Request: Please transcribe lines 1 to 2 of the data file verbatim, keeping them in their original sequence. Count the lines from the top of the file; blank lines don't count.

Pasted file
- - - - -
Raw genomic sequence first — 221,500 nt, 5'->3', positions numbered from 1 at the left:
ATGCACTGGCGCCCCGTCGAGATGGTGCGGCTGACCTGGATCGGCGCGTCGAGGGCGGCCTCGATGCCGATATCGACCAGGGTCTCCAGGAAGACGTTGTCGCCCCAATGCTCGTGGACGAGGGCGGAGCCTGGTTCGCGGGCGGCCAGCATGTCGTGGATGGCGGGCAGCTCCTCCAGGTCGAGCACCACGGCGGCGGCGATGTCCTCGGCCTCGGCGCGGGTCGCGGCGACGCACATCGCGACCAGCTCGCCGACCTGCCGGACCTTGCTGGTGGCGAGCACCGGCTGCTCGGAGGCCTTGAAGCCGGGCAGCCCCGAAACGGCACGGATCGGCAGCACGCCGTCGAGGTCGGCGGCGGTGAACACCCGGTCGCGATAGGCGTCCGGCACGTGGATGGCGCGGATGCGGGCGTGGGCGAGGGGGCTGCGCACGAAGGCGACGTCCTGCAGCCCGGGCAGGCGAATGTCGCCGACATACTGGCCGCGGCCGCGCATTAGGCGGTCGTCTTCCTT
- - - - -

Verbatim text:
Raw genomic sequence first — 221,500 nt, 5'->3', positions numbered from 1 at the left:
ATGCACTGGCGCCCCGTCGAGATGGTGCGGCTGACCTGGATCGGCGCGTCGAGGGCGGCCTCGATGCCGATATCGACCAGGGTCTCCAGGAAGACGTTGTCGCCCCAATGCTCGTGGACGAGGGCGGAGCCTGGTTCGCGGGCGGCCAGCATGTCGTGGATGGCGGGCAGCTCCTCCAGGTCGAGCACCACGGCGGCGGCGATGTCCTCGGCCTCGGCGCGGGTCGCGGCGACGCACATCGCGACCAGCTCGCCGACCTGCCGGACCTTGCTGGTGGCGAGCACCGGCTGCTCGGAGGCCTTGAAGCCGGGCAGCCCCGAAACGGCACGGATCGGCAGCACGCCGTCGAGGTCGGCGGCGGTGAACACCCGGTCGCGATAGGCGTCCGGCACGTGGATGGCGCGGATGCGGGCGTGGGCGAGGGGGCTGCGCACGAAGGCGACGTCCTGCAGCCCGGGCAGGCGAATGTCGCCGACATACTGGCCGCGGCCGCGCATTAGGCGGTCGTCTTCCTT